Due to the risks and limitations of interventions, some scientists believe the clinical possibilities of NIC have been exhausted.15 There is only so much medicine can do for a neonate born without the capacity for an independent life. This is why between 60% and 80% of NIC deaths occur after withdrawal of interventions.11 Conventional NIC also raises ethical concerns. When treatment is withdrawn, as is often the case, all treatment achieved was the prolonging of the neonate’s physical suffering and the emotional distress of its parent/s. Possible alternative forms of intervention to those used routinely will still harbour risks and similar barriers to success. With this in mind, researchers are seeking an alternative physiological approach to sustaining underdeveloped human beings by better mimicking the uterine environment to effectively prolong gestation.i ,16 This encompasses a support system closer to an AW, facilitating continuing development as if the neonate had never been born, as opposed to infant incubators assisting preterms with bodily functions they cannot perform adequately for themselves.
In early testing, the newly designed AW was able to sufficiently mimic the uterine environment to sustain preterm lamb ‘fetuses’ for 4 weeks.1 These lambs were developmentally equivalent to human preterms at the recognised viability threshold: 24 weeks. After the incubation period, all subjects were ‘delivered’ and survived. News of the Philadelphia-based team’s success made global headlines.17
The biobag consists of a sealed bag to contain the subject, a ‘pump-less oxygenator circuit’ and umbilical cord access. The sealed system prevents outside exposure, minimising the risk of infection. The bag enables constant exchange of amniotic fluid, providing all necessary water and nutrients. Cannulae act as an ‘umbilical cord’ carrying required nutrients and oxygen into the subject’s bloodstream. Circulation is dependent on the subject’s heart working with an oxygenator. This mimics normal placental circulation, ensuring sufficient oxygen and a safe blood pressure.1 The biobag effectively simulates natural gestation in utero. All biobag test subjects had continued normal lung development and circulation without any infection.1 The three most common complications (lung development, circulation, infection) experienced in NIC appear to have been sidestepped. Another research team based in Australia has also developed an AW system with comparable success in animal studies.16 The AW this team has developed, however, is not the focus of this paper because the team are more tentative about the potential clinical application of their technology in humans.16 The enormity of these findings, and their capacity to reduce morbidity among preterms, is hard to overstate.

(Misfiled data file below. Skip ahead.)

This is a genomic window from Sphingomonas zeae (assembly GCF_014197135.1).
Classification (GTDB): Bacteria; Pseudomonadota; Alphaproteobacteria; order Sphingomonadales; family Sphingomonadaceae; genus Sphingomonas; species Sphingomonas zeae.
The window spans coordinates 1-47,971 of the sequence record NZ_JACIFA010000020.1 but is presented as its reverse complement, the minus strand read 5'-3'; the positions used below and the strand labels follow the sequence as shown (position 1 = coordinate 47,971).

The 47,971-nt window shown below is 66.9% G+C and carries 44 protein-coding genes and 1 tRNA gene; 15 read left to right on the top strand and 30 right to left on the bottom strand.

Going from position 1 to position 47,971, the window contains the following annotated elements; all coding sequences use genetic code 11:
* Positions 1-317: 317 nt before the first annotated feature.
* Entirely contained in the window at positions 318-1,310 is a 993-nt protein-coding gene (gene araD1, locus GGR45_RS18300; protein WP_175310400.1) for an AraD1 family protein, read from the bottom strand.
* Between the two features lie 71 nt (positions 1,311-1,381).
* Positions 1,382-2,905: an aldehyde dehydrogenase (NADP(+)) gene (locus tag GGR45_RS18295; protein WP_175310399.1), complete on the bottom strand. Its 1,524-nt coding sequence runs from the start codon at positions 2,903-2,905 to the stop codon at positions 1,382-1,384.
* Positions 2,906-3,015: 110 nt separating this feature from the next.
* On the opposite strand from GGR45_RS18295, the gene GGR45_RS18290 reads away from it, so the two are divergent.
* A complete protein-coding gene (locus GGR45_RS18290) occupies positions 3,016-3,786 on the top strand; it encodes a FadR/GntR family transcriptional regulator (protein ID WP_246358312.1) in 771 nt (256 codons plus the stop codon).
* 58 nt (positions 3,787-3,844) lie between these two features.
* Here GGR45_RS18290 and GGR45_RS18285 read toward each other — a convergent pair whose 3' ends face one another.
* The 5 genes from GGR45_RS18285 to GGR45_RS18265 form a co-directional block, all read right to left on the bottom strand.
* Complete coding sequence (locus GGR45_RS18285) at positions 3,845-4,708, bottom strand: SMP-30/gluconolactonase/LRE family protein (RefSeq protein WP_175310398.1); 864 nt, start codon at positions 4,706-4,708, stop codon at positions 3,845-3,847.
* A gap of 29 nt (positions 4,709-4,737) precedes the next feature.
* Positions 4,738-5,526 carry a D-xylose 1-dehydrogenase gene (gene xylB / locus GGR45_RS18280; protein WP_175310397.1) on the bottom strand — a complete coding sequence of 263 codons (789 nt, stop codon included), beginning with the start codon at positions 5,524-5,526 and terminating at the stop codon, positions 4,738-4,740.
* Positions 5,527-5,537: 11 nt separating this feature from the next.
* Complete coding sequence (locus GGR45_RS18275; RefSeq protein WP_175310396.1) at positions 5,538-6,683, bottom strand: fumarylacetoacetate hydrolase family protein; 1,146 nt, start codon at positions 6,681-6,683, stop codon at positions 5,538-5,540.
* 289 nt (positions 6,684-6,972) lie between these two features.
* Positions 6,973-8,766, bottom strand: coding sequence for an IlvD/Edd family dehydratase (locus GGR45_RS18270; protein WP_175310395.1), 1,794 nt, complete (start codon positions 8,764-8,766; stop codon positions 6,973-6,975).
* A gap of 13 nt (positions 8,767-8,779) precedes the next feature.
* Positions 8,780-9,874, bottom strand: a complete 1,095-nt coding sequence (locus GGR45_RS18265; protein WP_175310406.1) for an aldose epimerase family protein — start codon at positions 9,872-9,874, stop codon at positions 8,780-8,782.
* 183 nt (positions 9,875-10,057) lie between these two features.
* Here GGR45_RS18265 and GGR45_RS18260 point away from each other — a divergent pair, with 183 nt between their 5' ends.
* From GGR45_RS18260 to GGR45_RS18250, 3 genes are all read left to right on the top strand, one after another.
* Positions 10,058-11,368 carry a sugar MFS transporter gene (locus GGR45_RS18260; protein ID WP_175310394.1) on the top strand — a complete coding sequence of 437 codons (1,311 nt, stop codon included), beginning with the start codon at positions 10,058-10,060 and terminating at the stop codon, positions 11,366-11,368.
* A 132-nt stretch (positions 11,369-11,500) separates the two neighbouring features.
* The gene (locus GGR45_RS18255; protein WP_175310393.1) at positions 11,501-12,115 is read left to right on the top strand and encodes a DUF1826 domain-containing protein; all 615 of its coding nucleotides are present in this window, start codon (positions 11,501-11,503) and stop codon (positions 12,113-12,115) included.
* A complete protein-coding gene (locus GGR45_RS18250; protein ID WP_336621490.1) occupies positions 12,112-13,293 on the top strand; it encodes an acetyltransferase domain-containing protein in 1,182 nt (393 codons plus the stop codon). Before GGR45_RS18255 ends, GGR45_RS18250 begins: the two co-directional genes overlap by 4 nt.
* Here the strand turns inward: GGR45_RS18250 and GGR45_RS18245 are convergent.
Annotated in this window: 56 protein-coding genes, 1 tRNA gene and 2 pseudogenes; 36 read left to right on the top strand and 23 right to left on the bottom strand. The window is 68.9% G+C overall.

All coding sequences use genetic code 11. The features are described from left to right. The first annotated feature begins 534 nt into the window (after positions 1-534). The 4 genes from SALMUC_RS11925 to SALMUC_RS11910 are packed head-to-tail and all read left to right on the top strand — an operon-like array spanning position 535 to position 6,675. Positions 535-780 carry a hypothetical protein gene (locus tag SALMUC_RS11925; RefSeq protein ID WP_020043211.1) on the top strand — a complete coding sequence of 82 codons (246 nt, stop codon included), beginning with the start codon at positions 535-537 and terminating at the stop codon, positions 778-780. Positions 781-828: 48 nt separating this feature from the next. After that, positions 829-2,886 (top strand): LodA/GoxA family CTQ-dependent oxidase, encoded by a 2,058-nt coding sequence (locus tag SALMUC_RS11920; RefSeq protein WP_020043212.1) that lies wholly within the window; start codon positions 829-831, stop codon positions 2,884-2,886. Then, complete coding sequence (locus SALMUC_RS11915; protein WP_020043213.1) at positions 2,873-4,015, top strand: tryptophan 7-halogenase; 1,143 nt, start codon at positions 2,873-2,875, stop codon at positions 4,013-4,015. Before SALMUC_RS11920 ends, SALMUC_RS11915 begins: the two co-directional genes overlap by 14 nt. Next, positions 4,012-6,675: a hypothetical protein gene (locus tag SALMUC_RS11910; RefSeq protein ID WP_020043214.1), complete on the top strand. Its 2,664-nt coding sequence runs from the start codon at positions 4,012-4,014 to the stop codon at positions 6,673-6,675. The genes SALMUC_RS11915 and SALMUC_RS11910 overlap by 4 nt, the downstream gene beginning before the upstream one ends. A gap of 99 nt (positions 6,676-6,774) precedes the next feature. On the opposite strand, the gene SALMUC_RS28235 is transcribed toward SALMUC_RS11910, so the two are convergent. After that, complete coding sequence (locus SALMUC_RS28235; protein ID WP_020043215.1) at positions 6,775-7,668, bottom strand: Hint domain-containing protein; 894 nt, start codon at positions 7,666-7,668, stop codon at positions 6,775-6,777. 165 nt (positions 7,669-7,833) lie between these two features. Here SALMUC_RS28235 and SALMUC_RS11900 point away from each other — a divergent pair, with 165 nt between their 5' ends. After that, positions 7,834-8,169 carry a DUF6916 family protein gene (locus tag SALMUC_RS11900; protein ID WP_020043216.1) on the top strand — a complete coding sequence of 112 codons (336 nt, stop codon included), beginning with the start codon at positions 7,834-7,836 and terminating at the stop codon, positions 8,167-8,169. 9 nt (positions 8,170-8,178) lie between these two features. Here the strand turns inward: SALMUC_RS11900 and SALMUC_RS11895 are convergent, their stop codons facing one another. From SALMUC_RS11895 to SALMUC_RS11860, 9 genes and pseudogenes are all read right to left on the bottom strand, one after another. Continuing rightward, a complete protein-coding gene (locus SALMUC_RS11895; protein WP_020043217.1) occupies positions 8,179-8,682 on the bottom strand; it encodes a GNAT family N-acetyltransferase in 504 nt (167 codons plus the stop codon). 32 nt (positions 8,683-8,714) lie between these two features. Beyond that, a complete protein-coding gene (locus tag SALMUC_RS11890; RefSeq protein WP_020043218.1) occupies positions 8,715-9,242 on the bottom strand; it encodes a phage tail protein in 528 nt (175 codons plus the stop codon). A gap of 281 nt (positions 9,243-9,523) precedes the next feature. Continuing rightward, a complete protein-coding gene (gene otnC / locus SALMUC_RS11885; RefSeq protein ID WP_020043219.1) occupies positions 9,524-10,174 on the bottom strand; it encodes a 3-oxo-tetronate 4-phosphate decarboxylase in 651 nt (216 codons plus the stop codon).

Further refinement of the biobag as well as scientific and safety validation is necessary before clinical use can be anticipated.1 It seems probable, however, that we are only several years away from testing on human subjects.13 If the results of this animal study are repeated with similar success there will soon be calls for its use from parents trying to overcome troubled pregnancies18 or aid preterm children. The biobag study authors identify their ‘clinical target population’ as preterms between 23 and 25 weeks gestation.1 The researchers comment that if animal testing continues to yield positive results the morbidity rate among human preterms alone justifies use of the technology.1 They are already foreseeing the clinical application of the biobag.ii The team’s brief mention of a justification for experimental use implies they see no meaningful difference between the AW they have designed and NIC relevant to decision-making about its use. It could be argued there is no difference for now, because the objective of the technology’s use will be similar to NIC. However, because of the implications that will be explored the assumption that there is little difference between AWT and current NIC must be critiqued.